(d) a chuck coupled to the output shaft of said drill motor;
    (e) charge state measuring circuitry having a plurality of output terminals, actuation of said output terminals or combination of output terminals each corresponding to a particular state of charge;
    (f) a red indicator light couple to one of said output terminals, said one of said output terminals indicating a relatively poor state of charge;
    (g) a green indicator light couple to one of said output terminals, said one of said output terminals indicating a relatively good state of charge; and
    (h) a charge test switch for actuating said charge state measuring circuitry.
  2. 2. Apparatus as in claim 1, wherein the charge state measuring circuitry further comprises an output terminal for driving a yellow light, and said charge state measuring circuitry i) actuates said yellow light to indicate a condition which is neither good nor poor, ii) actuates said green light and said yellow light simultaneously to indicate a battery charge condition that is better than that indicated by said yellow light but not as good as that indicated by said green light and, iii) actuates said red light and said yellow light simultaneously to indicate a battery charge condition that is worse than that indicated by said yellow light but not as bad as that indicated by said red light.
  3. 3. Apparatus as in claim 1, wherein said indicator lights are located on the top of the driver portion of said drill housing.
  4. 4. Apparatus as in claim 1, further comprising a green directional indicator and a red directional indicator, said green indicator indicating movement in a clockwise direction and said red indicator indicating movement in a counterclockwise direction.
  5. 5. A drill, comprising:
    (a) a drill housing comprising a handle portion and a driver portion;
    (b) an electrical drill motor located in said driver portion, said drill motor having an output shaft for coupling output rotary power;
    (c) an electrical switch for controlling the operation of said drill motor, said electrical switch being located on said handle portion of said drill housing;
    (d) a chuck coupled to the output shaft of said drill motor;
    (e) charge state measuring circuitry having a plurality of output terminals, actuation of said output terminals or combination of output terminals each corresponding to a particular state of charge;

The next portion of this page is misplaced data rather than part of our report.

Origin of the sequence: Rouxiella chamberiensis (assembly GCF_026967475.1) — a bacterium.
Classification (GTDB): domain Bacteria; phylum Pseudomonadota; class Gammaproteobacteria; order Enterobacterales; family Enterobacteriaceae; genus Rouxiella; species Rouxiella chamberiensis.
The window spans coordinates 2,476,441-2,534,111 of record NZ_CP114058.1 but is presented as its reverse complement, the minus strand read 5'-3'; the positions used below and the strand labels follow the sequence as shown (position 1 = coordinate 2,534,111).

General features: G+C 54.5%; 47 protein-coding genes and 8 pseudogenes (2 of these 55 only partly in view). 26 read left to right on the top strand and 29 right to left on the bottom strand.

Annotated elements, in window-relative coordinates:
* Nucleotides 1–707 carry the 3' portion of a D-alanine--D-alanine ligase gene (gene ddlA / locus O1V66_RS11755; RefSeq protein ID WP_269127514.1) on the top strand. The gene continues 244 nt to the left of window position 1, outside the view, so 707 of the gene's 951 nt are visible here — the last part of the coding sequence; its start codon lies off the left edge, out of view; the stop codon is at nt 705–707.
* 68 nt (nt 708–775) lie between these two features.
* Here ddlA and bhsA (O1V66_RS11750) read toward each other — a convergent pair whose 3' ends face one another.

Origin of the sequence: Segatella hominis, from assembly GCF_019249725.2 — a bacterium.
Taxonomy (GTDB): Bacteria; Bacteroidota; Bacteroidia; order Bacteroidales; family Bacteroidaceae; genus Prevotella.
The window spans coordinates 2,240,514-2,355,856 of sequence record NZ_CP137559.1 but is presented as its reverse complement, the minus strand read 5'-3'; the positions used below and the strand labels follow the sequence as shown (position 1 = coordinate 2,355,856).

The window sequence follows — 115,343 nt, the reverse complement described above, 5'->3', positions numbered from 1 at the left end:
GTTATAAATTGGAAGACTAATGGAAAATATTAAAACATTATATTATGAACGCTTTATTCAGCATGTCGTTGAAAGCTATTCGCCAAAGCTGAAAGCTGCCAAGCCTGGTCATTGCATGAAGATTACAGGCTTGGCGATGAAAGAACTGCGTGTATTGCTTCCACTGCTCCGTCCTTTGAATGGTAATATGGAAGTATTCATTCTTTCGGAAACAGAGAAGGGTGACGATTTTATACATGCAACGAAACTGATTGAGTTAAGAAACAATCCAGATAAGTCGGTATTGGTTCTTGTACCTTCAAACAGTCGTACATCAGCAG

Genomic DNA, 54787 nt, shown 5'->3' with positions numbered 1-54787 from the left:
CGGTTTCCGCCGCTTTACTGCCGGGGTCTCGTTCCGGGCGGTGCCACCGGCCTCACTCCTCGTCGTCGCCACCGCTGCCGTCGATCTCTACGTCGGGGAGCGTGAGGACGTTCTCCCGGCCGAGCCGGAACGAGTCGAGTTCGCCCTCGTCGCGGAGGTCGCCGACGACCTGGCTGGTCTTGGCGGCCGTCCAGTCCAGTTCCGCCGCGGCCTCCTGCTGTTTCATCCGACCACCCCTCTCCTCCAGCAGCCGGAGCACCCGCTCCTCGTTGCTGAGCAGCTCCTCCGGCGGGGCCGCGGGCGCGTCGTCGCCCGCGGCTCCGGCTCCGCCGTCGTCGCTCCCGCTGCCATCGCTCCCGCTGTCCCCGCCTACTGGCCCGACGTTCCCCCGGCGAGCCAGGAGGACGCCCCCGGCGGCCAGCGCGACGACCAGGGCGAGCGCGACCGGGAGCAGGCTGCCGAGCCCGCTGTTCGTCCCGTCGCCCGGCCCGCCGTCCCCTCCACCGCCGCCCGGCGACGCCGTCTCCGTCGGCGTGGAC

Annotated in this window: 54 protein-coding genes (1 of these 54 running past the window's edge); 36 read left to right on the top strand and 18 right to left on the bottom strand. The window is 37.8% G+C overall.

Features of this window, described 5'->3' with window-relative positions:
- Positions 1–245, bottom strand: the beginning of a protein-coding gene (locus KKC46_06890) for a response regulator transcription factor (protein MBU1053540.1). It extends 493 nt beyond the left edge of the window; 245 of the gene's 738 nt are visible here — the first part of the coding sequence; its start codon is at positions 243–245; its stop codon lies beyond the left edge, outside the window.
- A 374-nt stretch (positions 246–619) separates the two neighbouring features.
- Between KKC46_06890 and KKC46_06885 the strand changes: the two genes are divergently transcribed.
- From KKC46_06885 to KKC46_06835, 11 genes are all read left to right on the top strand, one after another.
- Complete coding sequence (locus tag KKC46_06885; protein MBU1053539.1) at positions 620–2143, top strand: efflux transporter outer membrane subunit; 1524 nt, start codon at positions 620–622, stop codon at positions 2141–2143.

(f) a first charge state indicator light in a first color coupled to one of said output terminals, said one of said output terminals indicating a relatively poor state of charge;
    (g) a second charge state indicator light in a second color coupled to one of said output terminals, said one of said output terminals indicating a relatively good state of charge;
    (h) a third charge state indicator light in a third color coupled to one of said output terminals, said one of said output terminals indicating a state of charge better than that indicated by said second indicator light and not as good as that indicated by said first indicator light;
    (h) a charge test switch for actuating said charge state measuring circuitry, said the charge state measuring circuitry further comprising an output terminal for driving said third charge state indicator light, and said charge state measuring circuitry i) actuates said third charge state indicator light to indicate a condition which is neither good nor poor, ii) actuates said first charge state indicator light and said third charge state indicator light simultaneously to indicate a battery charge condition that is better than that indicated by said third charge state indicator light but not as good as that indicated by said first charge state indicator light and, iii) actuates said second charge state indicator light and said third charge state indicator light simultaneously to indicate a battery charge condition that is worse than that indicated by said third charge state indicator light but not as bad as that indicated by said second charge state indicator light; and